These female comedians have also found success outside of stand-up comedy. They have ventured into TV, music and film and notched up endorsement deals. Princess was part of the cast of Kayode Peters & Tope Alake’s film ‘Crazy Grannies’ (2021); Lepacious Bose won Best Comedic Act category in the 2014 film ‘Being Mrs Elliot’; and Helen Paul, who is a TV and radio presenter, starred in numerous film and TV productions and pursued a music career. 

Despite the wins, the journey to success wasn’t an easy feat for those women as they faced unfair challenges that riddled their path with more obstacles, compared to their male counterparts. In an interview with The Punch, Mandy cited instances where “most of the juicy jobs usually go to our male counterparts, even the jobs that are tailor-made for females.” It is a credit to the resilience of Mandy and other female comedians that they stuck to their talent and eventually found success, thereby making the path easier for the next generation of women to follow.

The early 2010s gave rise to the boom of the internet and social media in Nigeria, benefiting creative industries including film and music. The comedy industry was not left out from this. The ubiquity of smartphones meant that more Nigerians had access to content from around the world and could also curate content for audiences outside the country. This led to platforms such as YouTube, Thriller, Vine and WhatsApp becoming arenas for creatives to showcase their talents and gather a massive following.

While this phenomenon saw the influx of large numbers of male creatives, it also ensured that women too gained access without any restrictions to contend with. Through short comedy sketches popularly known as skits, women with comic talents have found ways to garner attention such as Anita “Real Warri Pikin” Asuoha, who is a stand-up comedian, on-air personality and actor. In her skits, Real Warri Pikin assumes different roles and humorous spins on ordinary Nigerian lifestyles. She mostly utilises Pidgin English (of the Warri brand) to create her content and embeds it into the sociocultural texture of Nigerian society. Over the years, Real Warri Pikin, who is also a mother, has managed to strike a balance between her career and motherhood.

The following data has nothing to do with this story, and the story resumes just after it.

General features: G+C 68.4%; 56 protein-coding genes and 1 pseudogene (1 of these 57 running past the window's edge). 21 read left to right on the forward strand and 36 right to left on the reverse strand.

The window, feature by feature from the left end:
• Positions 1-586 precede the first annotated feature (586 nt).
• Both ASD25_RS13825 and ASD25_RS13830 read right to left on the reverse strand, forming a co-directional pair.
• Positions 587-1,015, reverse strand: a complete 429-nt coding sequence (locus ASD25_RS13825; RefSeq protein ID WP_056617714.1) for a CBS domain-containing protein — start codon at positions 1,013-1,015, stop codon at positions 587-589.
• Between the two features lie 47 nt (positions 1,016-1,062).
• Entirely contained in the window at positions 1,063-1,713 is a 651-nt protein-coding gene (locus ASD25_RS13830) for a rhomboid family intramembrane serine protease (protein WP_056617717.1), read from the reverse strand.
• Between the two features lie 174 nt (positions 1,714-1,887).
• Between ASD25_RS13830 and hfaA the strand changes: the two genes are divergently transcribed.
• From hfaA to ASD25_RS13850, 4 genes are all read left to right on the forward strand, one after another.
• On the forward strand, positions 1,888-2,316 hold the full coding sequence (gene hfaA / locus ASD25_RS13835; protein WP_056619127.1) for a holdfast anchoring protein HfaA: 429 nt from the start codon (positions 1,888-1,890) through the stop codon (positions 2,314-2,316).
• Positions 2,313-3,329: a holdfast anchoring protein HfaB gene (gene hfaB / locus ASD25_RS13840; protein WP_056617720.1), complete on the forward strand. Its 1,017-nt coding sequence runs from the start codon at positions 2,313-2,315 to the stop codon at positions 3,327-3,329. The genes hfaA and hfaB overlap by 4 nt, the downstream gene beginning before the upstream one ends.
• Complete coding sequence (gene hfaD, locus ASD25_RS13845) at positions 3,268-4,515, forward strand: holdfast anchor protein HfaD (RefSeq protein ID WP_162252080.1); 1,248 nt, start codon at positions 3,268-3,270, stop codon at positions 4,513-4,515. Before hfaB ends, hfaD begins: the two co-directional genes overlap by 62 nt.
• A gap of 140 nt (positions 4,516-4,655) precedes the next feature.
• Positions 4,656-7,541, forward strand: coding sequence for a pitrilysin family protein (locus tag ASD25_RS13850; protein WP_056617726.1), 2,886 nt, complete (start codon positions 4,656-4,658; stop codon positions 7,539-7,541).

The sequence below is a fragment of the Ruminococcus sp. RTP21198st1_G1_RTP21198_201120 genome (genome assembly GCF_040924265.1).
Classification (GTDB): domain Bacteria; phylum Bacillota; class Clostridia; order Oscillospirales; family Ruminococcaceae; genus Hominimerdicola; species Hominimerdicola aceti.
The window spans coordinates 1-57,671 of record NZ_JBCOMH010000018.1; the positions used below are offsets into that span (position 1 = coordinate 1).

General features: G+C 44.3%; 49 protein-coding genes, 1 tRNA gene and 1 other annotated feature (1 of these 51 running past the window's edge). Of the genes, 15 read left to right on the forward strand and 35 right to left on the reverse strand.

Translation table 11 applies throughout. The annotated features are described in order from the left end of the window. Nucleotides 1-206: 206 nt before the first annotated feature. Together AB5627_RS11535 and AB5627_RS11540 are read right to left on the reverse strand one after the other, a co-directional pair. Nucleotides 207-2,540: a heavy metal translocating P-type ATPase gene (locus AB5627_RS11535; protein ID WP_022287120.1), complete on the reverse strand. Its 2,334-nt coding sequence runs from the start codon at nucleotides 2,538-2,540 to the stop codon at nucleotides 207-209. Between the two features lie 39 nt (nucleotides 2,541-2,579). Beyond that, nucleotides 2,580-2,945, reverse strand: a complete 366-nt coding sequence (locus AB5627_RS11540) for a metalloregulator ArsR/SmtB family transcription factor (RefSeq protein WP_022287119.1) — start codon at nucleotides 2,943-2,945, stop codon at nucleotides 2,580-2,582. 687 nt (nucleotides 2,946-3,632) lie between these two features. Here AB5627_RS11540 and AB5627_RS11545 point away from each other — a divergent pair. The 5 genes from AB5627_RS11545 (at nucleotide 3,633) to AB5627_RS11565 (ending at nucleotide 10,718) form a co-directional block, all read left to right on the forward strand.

“It’s been very bitter-sweet. It’s been difficult,” Real Warri Pikin tells the NATIVE about building a career in the Nigerian entertainment industry. “The foundation was not easy, especially coupled with the fact that I was married with little kids. I’m also a woman in the industry, dealing with those backward narratives. You know how e dey be. It’s been really difficult but I was very intentional and bent on changing the narrative. A woman can be in a male-dominated industry and still stand out.”

Chioma “Chigul” Omeruah is another performer whose signature act is her Igbo accent that proudly celebrates her roots in the southeastern part of the country. Like Real Warri Pikin Chigul has featured in TV and film productions, and like Real Warri Pikin, she has been open about mental health challenges. In an interview for Accelerate TV’s “The Cover” segment, she spoke about the discrimination she has faced because of her plus-size frame and how she has managed to keep her focus on her career. Her YouTube show “Her Matters” features conversations with respected individuals on the topics of youth, family and sexuality.

Similarly, Maryam “Taaooma” Apaokagi-Greene rose to stardom in 2019 after uploading a skit on Instagram about an agitated mother hurrying to take her daughter, who overslept, to school. Along the way, the daughter mentions that she forgot her school bag at home. “Did you carry food?” the mother asks and when the daughter says yes, the mother rains slaps on her. That skit went viral and formed the basis of Taaooma’s work: the (sometimes dysfunctional) relationship between parents and their children, when it comes to traditional forms of discipline and family life in general. Taaooma has since leveraged her breakthrough, directing for the cinematography firm The Greenade Company, founding her food company Chop Tao and pursuing a music career